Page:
We had 128 bales of new cutting Bermuda hay delivered. We go through two bales a day, plus about 20 fifty pound sacks of hay pellets a month.
Last Saturday, the crew from Interstate Carports was here to install the shelter for the burros. It started pouring while they were up on the roof screwing down the roofing. I must say they are brave guys. It came out great & the burros love it. We are very grateful for the ASPCA grant which covered it.
Despite pleas from wild horse advocates, the BLM recently caved in to Utah ranchers’ demands that more wild horses be removed from Federal public lands in Utah. Taxpayer subsidized “welfare” cattle outnumber wild horses by about 50 to 1, yet ranchers blame horses for over-grazing. Two horses died in the first day. Most captured horses will not be adopted, but will spend the rest of their lives languishing in holding facilities- robbed of their freedom and their families. Many of those who are “adopted” through the BLM program will end up neglected, abused and sometimes shipped to slaughter. We obtained two of our mustangs and one burro directly from the BLM, but six of our other BLM mustangs and four of our burros had gone through the adoption program, only to end up abused, neglected, or unwanted over time, including being used for cruel “horse tripping”.
The only hope a lot of these unfortunate animals have is to find a safe sanctuary in which to live at peace. We are grateful to everyone who supports our sanctuary and allows us to give a home to a total of 19 horses and burros and Rambeau, the sheep. Your donations are greatly appreciated!
We have a supporter who has offered to match funds on the first $1000 donated to hay funds starting today. Please consider helping! Your donation will be doubled!
Cathy & The Gang
We want to thank everyone who kept voting through the month of June in the Shop For Your Cause contest. We won $1000, which will buy a month’s worth of hay for the horses and burros. My friend, Judy, tirelessly ran our voting campaign on Facebook and it really paid off. Thank you, Judy! Our supporters are wonderful! .
Our friend and superb artist, Susan Monty, just finished a new painting using our Windy, mustang mare, as the model. Susan has used our animals in a lot of her paintings and she donates to rescues and advocates for animals. You can buy paintings, prints and notecards at her Etsy site- https://www.etsy.com/shop/SusanMontyFineArt?page=1
The new hay crop will be available soon and we hope the price for grass hay will be coming down a bit.We use 3 tons a month for the 18 equines who eat hay. Knickers can only eat soaked pellets, with his 32 year old teeth.
Lucky(16) and Warrior(25), the two mustangs with permanent joint injuries, are looking and feeling well.
We received a $2000 grant from ASPCA to install a shelter for the burros. We have the building permit and the shed company anticipates installation before the end of July. The burros will love it! It will be the same as the mustang shelter. Much thanks to ASPCA! .
Our friend,Christine, who runs a horse rescue 3 hours east of us, is also an equine dental tech. She will be coming soon to check horse and burro teeth and do dentals on those who need them.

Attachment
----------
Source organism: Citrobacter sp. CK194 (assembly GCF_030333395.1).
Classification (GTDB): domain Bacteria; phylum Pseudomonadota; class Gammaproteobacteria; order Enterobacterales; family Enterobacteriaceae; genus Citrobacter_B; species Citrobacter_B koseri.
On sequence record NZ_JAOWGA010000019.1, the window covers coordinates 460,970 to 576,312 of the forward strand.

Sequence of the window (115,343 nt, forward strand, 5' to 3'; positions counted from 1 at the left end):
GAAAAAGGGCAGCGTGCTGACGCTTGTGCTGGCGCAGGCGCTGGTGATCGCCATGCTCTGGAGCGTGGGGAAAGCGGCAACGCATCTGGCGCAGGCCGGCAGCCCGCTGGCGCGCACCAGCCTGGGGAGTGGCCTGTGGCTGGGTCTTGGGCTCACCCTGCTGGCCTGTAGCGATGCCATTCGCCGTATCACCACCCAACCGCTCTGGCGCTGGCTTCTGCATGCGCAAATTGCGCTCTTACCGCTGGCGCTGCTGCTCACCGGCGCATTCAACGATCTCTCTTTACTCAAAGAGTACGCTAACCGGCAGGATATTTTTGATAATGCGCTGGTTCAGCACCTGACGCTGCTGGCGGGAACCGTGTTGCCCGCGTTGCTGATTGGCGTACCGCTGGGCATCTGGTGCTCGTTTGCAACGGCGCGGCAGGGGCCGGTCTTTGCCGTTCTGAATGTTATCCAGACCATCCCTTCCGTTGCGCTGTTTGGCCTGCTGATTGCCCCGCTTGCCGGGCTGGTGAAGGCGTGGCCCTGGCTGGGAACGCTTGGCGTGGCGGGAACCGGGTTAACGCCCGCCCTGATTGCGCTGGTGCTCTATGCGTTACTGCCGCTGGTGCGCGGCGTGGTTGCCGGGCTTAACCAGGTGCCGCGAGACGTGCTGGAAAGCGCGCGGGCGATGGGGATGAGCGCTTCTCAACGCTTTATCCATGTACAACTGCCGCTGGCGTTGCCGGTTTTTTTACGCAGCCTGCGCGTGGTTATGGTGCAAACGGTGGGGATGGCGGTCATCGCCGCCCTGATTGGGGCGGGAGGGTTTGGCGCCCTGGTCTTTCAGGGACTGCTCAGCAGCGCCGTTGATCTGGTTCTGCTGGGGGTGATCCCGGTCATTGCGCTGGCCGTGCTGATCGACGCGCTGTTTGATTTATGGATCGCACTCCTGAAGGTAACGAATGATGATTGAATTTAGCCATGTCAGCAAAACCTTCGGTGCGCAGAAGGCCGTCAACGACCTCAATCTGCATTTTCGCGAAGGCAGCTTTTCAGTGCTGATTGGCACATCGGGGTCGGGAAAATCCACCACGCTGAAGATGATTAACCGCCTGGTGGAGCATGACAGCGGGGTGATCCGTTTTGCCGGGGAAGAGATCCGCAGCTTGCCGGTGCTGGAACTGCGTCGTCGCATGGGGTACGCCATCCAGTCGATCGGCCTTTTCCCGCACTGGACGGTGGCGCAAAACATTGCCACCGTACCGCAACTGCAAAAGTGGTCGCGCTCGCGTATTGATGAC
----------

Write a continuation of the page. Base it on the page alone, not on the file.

Rambeau got a haircut, thanks to our friend Annie, who has sheep shears. He feels much cooler now.
It is horribly painful to share this next news. For years, we had 8- 10 dogs at our animal rescue. I ended up finding out I am severely allergic to dogs and had been “masked” to my allergies, but the dander had been causing severe inflammation, probably for years. I already have many conditions caused by 42 years of Lyme disease which went undiagnosed for 29 years. It’s hard to sort out what is what. A veterinarian/researcher at Cambridge University found the dog dander protein that causes these life threatening reactions and the mechanism by which they occur. Her paper was just published a year ago. Dander sets off “TLR4′s” in certain people. She has told me that she is working with drug companies to develop a TLR4 blocker drug and might have something in about 5 years. These toll like receptors are involved in many inflammatory diseases- IBD, asthma, brain allergies, chemical sensitivities, and more. In May of 2014, my reactions escalated and were life threatening. We had to part with the 8 dogs we had, some were not placeable due to age, behavior and health issues. It was the worst thing I have dealt with in my 60 years. I am beyond heartbroken and devastated, but there are 19 equines and a sheep depending on me, so life must go on. Another small local sanctuary took anyone they could and we thank them. We are continuing to support them. I will continue to help save dogs by networking to my thousands of contacts and by assisting in “pulling” them from shelters we are affiliated with and helping to find transportation to their new homes. Since the dogs have been gone, we have an explosion of wildlife coming to eat the wild bird seed- many more doves, quail, songbirds and both desert cottontails and jackrabbits. One dove actually comes and looks in my kitchen window early in the morning, asking me where breakfast is. The coyotes who come for a drink now trot boldly past the house. Whether we like it or not, life goes on. All I can do is dedicate the rest of my life to doing as much good as I can in their honor. I must try to be the courageous being that Carson was. I miss them all so very, very much.